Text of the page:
There's a pub on the main drag in Monte Carlo. It has low ceilings, tight corridors, Guinness on tap, and a matchbook-sized stage where cover bands belt out "Roadhouse Blues" in the late hours. On a weekend night, it's tight, loud, and hot.
In 2005, John Duthie sat outside the pub smoking a cigarette. It was a chilly March night. Duthie was relaxed and reflective. Though he didn't drink, he was happy to entertain those around him who wanted a celebratory snort. After all, the first season of the European Poker Tour had just ended down the street. Duthie, the ringleader of a the whole traveling circus, was reflective. Against a brick wall and surrounded by his menagerie of circus freaks, the EPT creator entertained our questions. It was the first time I ever heard Duthie admit he'd first thought of the EPT while soaking in a bathtub.
By now, the versions of Duthie's bath-borne genius have slipped off on many apocryphal paths, but the gist is the same. The man who won the televised Poker Million in 2000 thought, in essence, "Hey, Europe could use a poker tour." With a career of television production behind him, an intimate knowledge of what it's like to win big money, and a creative itch, Duthie put the wheels on his traveling circus in 2004. Season 1 of the EPT stretched to seven cities and awarded €4,780,972 in prize money. Now in its eighth season, the Duthie's EPT is among the most successful poker ventures in history. Season 7 of the tour amassed a total prize pool of €50,501,526.
How could such a thing happen? How could a single tour become so popular? Well, it begins with Duthie's undeniable genius buttressed by a piece of PokerStars 10 years of history. Though Duthie's hand guided the ship, there is no questioning that the oft-copied PokerStars satellites made the difference in the EPT. Over the years, PokerStars has sent thousands of players to the EPT and seen its qualifiers win many a championship. Over the course of seven seasons, the EPT saw its total season fields jump from 1,400 to nearly 9,000.
With Duthie and PokerStars working hand-in-hand, the next step was obvious. Expansion was the key. The first few seasons saw seven or eight events. Then, Season 4 reared its head. In December of 2007, the EPT added Prague to its schedule. It drew 555 players and was an instant hit. In 2008, Season 4 added Warsaw, Poland to the schedule. Two seasons later in 2009, the EPT crossed the border into the Ukraine where future Team PokerStars Pro Max Lykov won the first event in Kyiv. In the most recent season, the EPT hosted 17 major events in 13 cities.
But even that was not enough.
Like PokerStars, the EPT always had its eye on innovation. In early 2010, the people behind the scenes happened upon an idea. What if a poker tournament wasn't just a poker tournament? What if a poker festival wasn't just a poker festival? What if it was all part of some big vacation?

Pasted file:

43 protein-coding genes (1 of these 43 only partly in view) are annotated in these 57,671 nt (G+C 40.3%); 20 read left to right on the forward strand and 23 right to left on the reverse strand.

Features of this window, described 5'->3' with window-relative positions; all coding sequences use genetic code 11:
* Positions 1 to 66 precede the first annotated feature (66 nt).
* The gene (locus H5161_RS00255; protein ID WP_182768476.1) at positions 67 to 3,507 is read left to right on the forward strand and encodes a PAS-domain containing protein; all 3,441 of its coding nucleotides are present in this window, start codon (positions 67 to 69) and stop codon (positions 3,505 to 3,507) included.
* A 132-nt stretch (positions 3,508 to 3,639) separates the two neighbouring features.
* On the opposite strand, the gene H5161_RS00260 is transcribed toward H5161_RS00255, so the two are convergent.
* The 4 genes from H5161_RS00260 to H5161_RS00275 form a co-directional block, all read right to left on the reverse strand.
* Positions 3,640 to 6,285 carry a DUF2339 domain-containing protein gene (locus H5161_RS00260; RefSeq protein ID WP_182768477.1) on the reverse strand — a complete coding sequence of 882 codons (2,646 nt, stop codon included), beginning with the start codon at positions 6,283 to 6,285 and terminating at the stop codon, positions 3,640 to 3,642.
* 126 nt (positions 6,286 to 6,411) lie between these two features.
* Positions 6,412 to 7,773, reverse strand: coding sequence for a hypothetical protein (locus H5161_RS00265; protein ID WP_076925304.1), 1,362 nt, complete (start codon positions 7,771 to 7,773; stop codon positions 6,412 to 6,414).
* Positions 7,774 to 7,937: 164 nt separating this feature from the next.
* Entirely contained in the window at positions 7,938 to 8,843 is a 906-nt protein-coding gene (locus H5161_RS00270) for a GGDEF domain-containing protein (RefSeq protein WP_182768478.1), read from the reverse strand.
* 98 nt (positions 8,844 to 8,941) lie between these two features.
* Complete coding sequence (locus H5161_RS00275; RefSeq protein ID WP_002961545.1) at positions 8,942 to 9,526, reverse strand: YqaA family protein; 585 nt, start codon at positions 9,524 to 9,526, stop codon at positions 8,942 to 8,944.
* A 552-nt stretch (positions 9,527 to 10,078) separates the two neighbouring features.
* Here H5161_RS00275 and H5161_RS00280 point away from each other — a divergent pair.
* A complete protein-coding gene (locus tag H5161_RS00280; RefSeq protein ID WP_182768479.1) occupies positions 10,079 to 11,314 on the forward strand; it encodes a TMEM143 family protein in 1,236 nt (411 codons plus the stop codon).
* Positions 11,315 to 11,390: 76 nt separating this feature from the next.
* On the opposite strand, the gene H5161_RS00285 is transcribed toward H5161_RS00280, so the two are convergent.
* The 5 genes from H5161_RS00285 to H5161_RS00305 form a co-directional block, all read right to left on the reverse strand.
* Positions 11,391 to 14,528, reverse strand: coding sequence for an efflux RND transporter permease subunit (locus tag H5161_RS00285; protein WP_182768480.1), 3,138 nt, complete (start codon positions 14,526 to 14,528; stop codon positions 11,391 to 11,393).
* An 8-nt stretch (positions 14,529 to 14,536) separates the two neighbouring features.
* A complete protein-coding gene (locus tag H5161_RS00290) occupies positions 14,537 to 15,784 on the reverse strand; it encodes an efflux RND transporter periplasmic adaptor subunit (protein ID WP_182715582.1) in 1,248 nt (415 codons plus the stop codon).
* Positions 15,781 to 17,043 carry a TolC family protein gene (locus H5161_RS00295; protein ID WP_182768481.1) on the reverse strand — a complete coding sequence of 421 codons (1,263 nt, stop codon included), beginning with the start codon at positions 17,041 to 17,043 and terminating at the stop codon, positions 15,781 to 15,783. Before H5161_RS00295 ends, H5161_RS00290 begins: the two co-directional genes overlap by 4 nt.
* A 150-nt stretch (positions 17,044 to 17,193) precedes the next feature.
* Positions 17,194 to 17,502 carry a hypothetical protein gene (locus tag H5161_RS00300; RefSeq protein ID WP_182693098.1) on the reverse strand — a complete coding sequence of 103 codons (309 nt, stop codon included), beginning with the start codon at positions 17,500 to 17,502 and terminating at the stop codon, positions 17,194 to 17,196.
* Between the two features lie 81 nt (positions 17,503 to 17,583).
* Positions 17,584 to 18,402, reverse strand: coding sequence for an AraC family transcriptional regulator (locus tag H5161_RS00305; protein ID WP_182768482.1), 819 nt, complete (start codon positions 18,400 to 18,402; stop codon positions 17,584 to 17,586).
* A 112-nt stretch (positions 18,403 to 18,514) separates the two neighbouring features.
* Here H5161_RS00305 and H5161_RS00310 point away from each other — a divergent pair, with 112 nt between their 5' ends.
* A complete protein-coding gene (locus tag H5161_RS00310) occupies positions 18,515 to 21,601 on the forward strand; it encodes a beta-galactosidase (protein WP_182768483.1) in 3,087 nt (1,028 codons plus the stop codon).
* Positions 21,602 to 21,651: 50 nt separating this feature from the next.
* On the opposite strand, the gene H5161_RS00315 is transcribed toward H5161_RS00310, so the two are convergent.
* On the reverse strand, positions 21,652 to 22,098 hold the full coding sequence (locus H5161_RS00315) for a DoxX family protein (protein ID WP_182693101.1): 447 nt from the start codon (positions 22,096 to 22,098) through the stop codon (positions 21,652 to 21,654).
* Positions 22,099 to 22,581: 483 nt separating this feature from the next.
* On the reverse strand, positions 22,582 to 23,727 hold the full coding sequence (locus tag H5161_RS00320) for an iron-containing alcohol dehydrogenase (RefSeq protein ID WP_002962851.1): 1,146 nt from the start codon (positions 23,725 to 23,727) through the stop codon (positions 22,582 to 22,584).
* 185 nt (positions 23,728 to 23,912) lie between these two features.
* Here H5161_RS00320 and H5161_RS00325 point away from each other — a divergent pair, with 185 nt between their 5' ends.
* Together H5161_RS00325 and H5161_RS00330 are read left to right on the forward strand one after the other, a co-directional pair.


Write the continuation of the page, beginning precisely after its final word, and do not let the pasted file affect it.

Boy, did that idea take off in a big way.
In March of 2010, PokerStars, Duthie, and the EPT headed off to the Austrian Alps for what they dubbed EPT Snowfest, a poker tournament wrapped into a ski trip, wrapped into a ski-lodge-mulled-cider-sipping vacation. It was a new paradigm. It was a new dimension. It was everything anybody needed to be happy wrapped into one week in a snowy paradise.
Later that year, in August of 2010, the EPT built on the poker vacation idea when it hosted its first ever combination golf and poker event in Vilamoura, Portugal. The €1,100 buy-in event saw 14 players split up into four teams for a scramble tourney. Based on their performance there, they got extra chips in a poker tournament later. They might not have gone together like peanut butter and chocolate, but it was close enough for golf and poker to be a big hit on that Vilamoura vacation.
And while for many years the EPT Grand Final was held in Monte Carlo, this year (2011) it moved for the first time to the Spanish capital, Madrid. Here's all the action from EPT Madrid.
Today, the European Poker Tour remains the continent's richest and most popular poker tour. It continues to blaze new trails across Europe adding new cities and locations when we least expect it. The tour is now in the middle of its eighth season. In less than two weeks, it will visit Loutraki, Greece for the first time.
And to think...Mr. Duthie was naked when the thought of it.
Congratulations to Duthie, the EPT, and PokerStars on nearly eight seasons of success. As PokerStars prepares to begin to begin another 10 years of fun, there's no telling how big the EPT could get.
For more information on the rest of the season 8 schedule, see the EPT Season tournaments page.
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We are publishing these daily review articles throughout November as PokerStars gears up to celebrate its 10th Anniversary.